# Why the equation in Burnside's lemma has only one solution

Burnside's lemma (for finite group) tells us that the square sum of dimensions over all inequivalent irreducible representations is equal to the order of the group, i.e.

$$d_1^2 + d_2^2 + \cdots + d_r^2 = |G|$$

where $d_i$ is the dimension of representation $D^{(i)}(g)$. It seems that for all finite groups, this equation has only one solution (for $d_i$). Is this true and how can I prove it or find a counter-example?

• Sounds rather unlikely to me. – Lord Shark the Unknown Jun 15 '18 at 4:24
• Even if you know $r$ (and that is also not always the case) the $d_i$ are not uniquely determined. Thus, this equation is very helpful, but is not the final word on the $d_i$. (it so turns out that $d_i$ is a multiple of $|G|$ for each $i$, but even then uniqueness cannot be guaranteed). – астон вілла олоф мэллбэрг Jun 15 '18 at 4:39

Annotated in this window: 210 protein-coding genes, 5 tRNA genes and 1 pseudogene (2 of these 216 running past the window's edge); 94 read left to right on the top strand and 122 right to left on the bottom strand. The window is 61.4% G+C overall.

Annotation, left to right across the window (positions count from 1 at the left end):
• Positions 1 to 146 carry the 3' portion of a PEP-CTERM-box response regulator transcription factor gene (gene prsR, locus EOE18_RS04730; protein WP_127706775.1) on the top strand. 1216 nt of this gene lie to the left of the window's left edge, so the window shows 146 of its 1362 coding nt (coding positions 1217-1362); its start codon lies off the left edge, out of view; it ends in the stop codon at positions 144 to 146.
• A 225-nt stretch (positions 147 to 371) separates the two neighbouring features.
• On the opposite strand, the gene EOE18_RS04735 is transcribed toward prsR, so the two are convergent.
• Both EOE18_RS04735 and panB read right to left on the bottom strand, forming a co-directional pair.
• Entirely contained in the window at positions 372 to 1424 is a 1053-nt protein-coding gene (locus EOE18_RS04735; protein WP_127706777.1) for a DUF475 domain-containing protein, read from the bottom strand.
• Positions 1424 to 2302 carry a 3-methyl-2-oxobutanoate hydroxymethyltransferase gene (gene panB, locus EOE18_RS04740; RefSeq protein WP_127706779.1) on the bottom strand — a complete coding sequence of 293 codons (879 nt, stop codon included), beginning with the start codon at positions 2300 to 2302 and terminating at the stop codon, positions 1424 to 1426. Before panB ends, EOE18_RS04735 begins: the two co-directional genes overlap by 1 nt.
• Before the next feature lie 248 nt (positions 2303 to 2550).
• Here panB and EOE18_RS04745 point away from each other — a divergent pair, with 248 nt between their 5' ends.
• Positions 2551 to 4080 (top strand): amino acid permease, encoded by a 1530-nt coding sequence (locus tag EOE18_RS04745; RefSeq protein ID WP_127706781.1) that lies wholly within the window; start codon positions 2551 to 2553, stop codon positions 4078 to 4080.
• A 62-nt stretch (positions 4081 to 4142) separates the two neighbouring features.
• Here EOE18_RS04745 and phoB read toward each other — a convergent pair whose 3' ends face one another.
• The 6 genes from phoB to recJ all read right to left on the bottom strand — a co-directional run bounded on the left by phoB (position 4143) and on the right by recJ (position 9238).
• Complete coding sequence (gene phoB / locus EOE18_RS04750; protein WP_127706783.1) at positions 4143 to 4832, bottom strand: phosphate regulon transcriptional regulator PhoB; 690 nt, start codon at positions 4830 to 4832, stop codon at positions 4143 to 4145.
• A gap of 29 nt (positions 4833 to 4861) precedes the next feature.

• @астонвіллаолофмэллбэрг: Other way around: each $d_i$ divides $|G|$. – anomaly Jun 15 '18 at 5:01
• Yes, sorry : $d_i$ is a divisor of $|G|$. While this reduces the choices of $d_i$ greatly, it still does not guarantee uniqueness, but makes the above equation supremely helpful. – астон вілла олоф мэллбэрг Jun 15 '18 at 5:31

$$8 \times 1^2 + 2 \times 2^2 + 4^2 = 4\times 1^2 + 7 \times 2^2 = 32.$$ There are groups of order $32$ (numbers $6$ and $18$ in the database) with these character degrees.
If a finite group $G$ has a representation with $d_i=2$ and $d_j=9$ then one can replace these by $6$ and $7$ without affecting the sum of the $d_i^2$s. So the equation $d_1^2 + d_2^2 + \cdots + d_r^2 = |G|$ may have multiple solutions in positive integers.